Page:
Newsom denies parole of RFK assassin Sirhan Sirhan

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California Gov. Gavin Newsom has blocked the release from prison of Robert Kennedy's assassin Sirhan Sirhan, whose fatal shots half a century ago rocked America and redirected history.

The Democratic governor said he had determined that Sirhan posed too great a threat to public safety, citing Sirhan's declining to accept responsibility for the crime or to renounce violence.

“Mr. Sirhan’s assassination of Senator Kennedy is among the most notorious crimes in American history,” Newsom said in a statement. “After decades in prison, he has failed to address the deficiencies that led him to assassinate Senator Kennedy. Mr. Sirhan lacks the insight that would prevent him from making the same types of dangerous decisions he made in the past.”

A parole panel last year recommended Sirhan's liberation, more than half a century after he shot down Kennedy in Los Angeles during the Democrat's presidential campaign in 1968. While parole board members pointed to Sirhan's self-improvement and new laws that required them to consider his current health and his youth at the time of the crime, the decision was ultimately in Newsom's hands.

That choice split both the public and the Kennedy family. While two of Kennedy's surviving children backed Sirhan's release, with Robert F. Kennedy Jr. embracing the theory that Sirhan was innocent, the majority of Kennedy's family — including Kennedy's widow — urged Newsom to keep Sirhan incarcerated. The latter group lauded Newsom on Thursday.

"His decision represents the vindication of the rule of law over all who would betray it with hatred and violence," said Ethel Kennedy, Joseph P. Kennedy II, Courtney Kennedy, Kerry Kennedy, Christopher Kennedy, Maxwell Kennedy and Rory Kennedy in a statement. "By reaffirming that freedom is dependent on responsibility, the Governor protects Californians and people around the world—and that is in the tradition, and faithful to the legacy, of Robert Kennedy. "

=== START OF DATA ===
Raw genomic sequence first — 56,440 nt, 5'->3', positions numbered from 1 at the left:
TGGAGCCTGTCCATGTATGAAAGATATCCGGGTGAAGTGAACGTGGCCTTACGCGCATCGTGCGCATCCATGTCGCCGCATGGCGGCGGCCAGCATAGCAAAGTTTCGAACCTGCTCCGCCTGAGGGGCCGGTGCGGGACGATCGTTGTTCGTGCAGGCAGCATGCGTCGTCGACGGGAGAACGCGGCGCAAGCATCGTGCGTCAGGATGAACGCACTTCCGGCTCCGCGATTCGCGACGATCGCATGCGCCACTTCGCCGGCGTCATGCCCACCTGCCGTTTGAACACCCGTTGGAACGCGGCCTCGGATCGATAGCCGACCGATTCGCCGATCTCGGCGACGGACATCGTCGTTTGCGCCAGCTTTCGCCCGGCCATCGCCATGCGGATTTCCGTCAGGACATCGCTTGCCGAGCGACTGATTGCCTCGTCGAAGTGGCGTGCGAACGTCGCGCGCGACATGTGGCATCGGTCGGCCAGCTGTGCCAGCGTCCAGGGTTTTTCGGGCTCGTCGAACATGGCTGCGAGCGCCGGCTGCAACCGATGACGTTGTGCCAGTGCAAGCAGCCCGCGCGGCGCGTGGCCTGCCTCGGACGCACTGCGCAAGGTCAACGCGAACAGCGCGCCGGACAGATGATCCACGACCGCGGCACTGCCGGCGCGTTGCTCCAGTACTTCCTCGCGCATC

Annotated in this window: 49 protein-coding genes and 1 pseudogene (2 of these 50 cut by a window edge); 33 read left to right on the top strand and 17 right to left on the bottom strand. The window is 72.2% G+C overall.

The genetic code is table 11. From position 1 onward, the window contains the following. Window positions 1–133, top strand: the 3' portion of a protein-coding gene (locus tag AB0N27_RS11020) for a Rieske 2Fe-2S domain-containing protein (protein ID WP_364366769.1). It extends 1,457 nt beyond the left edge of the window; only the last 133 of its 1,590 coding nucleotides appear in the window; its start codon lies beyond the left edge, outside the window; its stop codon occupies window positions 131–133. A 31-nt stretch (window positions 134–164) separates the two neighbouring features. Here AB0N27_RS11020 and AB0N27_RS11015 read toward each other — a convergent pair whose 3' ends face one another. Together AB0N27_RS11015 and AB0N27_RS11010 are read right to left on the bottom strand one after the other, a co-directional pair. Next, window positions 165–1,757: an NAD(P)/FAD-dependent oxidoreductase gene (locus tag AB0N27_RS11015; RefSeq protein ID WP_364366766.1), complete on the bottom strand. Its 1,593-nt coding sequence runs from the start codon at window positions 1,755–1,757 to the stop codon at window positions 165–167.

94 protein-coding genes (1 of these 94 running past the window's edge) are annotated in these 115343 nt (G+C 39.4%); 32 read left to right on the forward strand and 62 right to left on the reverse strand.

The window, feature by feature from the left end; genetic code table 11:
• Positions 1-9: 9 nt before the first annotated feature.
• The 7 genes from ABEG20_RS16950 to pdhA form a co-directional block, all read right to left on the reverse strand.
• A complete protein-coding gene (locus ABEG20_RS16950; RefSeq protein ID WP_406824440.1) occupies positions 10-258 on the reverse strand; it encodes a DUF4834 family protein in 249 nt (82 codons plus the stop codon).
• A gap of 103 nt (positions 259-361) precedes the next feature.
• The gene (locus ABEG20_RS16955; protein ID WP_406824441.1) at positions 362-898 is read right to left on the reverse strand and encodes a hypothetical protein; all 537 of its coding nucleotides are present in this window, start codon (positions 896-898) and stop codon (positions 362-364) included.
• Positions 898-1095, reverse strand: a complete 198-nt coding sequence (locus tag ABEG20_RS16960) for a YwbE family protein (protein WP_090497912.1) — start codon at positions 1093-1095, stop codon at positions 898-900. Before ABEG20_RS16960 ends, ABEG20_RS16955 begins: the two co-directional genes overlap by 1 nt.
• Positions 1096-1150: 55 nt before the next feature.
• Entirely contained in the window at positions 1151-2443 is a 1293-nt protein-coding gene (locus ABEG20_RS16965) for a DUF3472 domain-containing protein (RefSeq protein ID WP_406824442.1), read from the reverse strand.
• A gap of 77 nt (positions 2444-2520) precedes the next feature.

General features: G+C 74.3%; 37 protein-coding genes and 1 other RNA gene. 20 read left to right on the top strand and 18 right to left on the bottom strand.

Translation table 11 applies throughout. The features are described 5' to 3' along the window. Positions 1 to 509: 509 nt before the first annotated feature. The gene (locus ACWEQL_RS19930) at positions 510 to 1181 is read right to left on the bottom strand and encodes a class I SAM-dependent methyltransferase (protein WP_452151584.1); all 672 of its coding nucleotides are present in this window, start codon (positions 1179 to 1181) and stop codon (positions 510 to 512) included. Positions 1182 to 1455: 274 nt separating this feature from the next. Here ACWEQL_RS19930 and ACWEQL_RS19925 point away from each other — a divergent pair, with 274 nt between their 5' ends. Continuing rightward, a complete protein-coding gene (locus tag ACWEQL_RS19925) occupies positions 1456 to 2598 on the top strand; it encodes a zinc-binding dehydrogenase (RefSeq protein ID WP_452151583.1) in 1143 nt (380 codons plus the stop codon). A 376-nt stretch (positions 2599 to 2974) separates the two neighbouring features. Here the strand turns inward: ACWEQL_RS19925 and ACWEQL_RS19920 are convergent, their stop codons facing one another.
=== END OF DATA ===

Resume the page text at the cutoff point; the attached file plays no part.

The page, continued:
Newsom’s decision carried both profound national implications and a wrenching personal dimension. The Democratic governor reveres Kennedy as a personal hero, keeping images of the former U.S. attorney general and presidential candidate in his office and his home.

The governor has acknowledged the case’s deep resonance for many people, saying he was inundated with messages from people both taking positions on Sirhan and reliving their memories of the turbulent era in which Kennedy was killed.

“This is very raw emotionally,” Newsom said last year, because it stirs up “memories of that time” that some people “may want to suppress, understandably.”

Newsom telegraphed his inclination on Wednesday by noting most of Kennedy's family felt differently than Robert F. Kennedy Jr., who supported Sirhan's release.

"The overwhelming majority of the Shriver and Kennedy family members are opposed to Mr. Sirhan’s release,” Newsom said.

It is not uncommon for Newsom to override parole boards in murder cases. He has reversed decisions to release inmates more than 150 times since he became governor, including repeatedly declined to parole associates of former cult leader Charles Manson.

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